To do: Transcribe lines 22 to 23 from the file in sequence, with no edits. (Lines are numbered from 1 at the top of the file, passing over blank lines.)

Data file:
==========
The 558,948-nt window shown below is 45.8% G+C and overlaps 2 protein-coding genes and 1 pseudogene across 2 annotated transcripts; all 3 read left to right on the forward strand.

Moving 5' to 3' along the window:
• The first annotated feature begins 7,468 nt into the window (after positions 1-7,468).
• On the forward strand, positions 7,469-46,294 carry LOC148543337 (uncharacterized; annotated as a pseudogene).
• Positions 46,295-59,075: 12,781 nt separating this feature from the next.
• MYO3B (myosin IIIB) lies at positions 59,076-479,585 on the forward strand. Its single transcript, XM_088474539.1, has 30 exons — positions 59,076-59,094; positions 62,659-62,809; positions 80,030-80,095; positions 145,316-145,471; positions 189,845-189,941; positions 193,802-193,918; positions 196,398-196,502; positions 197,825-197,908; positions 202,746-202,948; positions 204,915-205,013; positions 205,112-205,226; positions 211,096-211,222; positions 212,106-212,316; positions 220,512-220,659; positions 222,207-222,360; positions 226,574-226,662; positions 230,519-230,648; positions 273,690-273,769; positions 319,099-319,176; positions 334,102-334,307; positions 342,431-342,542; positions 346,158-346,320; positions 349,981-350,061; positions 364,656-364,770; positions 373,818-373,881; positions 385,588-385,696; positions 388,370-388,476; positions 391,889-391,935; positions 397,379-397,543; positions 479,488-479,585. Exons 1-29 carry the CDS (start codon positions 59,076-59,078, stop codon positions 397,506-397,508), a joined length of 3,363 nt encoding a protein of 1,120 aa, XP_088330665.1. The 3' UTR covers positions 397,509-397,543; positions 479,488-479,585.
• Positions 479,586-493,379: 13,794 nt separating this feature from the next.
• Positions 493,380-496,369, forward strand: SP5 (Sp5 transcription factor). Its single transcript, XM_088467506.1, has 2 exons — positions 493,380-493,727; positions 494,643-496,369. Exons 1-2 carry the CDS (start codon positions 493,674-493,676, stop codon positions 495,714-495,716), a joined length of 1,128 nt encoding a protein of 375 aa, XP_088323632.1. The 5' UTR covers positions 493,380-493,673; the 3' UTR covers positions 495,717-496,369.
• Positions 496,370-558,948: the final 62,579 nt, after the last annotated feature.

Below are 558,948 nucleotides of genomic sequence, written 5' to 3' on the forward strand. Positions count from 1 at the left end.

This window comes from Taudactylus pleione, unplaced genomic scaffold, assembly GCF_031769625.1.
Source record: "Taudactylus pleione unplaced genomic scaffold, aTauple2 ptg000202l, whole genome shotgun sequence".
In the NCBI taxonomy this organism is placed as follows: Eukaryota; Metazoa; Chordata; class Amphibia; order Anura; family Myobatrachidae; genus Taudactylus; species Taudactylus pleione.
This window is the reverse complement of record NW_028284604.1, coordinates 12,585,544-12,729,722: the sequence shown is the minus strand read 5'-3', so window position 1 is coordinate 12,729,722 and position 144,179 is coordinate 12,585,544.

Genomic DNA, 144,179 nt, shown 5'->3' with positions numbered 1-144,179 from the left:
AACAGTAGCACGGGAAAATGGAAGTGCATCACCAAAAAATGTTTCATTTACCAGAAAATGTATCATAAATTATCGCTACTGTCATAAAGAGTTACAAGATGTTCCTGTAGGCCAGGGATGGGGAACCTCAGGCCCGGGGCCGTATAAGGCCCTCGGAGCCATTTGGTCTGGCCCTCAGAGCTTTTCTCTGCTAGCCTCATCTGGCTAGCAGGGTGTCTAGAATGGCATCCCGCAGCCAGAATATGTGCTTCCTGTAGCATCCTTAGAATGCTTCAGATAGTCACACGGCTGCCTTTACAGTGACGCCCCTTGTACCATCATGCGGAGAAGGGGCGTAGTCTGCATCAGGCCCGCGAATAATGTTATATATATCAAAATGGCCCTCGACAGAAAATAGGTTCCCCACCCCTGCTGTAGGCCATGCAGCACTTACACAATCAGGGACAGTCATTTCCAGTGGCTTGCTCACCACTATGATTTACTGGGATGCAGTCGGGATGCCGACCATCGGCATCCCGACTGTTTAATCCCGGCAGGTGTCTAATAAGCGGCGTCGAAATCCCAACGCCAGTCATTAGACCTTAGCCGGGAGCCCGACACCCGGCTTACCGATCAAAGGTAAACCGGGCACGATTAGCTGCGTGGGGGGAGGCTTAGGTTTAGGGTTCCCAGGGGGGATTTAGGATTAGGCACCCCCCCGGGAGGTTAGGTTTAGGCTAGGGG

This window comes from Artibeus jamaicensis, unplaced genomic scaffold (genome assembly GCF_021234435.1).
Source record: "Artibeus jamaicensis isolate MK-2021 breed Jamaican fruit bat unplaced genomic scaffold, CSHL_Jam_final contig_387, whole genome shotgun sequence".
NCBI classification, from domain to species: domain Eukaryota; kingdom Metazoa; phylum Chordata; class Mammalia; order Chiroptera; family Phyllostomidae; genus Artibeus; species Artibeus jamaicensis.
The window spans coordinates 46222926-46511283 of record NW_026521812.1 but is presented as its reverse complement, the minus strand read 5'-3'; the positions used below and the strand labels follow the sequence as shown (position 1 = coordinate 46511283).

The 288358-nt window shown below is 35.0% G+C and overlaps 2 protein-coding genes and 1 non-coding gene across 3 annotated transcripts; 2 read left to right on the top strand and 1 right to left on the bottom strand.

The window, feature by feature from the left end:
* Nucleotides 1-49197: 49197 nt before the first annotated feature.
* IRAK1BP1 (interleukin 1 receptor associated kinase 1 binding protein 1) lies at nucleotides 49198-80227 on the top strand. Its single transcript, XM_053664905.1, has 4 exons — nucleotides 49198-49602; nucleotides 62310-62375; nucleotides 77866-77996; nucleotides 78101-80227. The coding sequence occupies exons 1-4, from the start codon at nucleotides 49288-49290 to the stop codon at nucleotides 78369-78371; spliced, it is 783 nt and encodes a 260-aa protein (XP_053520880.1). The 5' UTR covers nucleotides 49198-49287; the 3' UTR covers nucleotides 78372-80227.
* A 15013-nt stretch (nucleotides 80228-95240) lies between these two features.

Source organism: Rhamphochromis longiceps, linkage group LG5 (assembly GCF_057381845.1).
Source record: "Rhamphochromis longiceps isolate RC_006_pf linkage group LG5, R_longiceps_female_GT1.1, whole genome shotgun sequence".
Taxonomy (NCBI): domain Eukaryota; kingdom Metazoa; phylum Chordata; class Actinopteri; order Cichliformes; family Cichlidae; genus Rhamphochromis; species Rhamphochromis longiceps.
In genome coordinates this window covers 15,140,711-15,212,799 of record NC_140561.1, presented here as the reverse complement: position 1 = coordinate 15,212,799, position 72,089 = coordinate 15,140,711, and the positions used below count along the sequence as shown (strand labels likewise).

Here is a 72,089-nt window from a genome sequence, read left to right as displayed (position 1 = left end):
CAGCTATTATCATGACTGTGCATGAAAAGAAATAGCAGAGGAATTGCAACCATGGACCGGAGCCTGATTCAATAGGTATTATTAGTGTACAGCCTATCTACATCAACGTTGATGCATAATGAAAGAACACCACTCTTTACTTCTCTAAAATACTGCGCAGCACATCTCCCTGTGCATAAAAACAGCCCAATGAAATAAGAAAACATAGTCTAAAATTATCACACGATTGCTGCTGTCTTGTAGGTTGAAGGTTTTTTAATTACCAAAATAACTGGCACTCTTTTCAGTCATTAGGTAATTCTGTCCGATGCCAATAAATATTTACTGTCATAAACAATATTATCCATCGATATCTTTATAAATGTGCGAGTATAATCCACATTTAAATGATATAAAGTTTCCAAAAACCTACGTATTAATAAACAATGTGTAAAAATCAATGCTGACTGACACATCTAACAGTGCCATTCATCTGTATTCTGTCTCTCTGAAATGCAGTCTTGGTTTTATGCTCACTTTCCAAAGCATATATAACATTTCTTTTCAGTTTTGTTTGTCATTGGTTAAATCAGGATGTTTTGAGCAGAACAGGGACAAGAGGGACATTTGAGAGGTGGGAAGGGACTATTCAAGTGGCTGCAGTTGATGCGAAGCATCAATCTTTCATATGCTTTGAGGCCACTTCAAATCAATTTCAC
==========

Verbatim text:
The window, feature by feature from the left end:
* Nucleotides 1-49197: 49197 nt before the first annotated feature.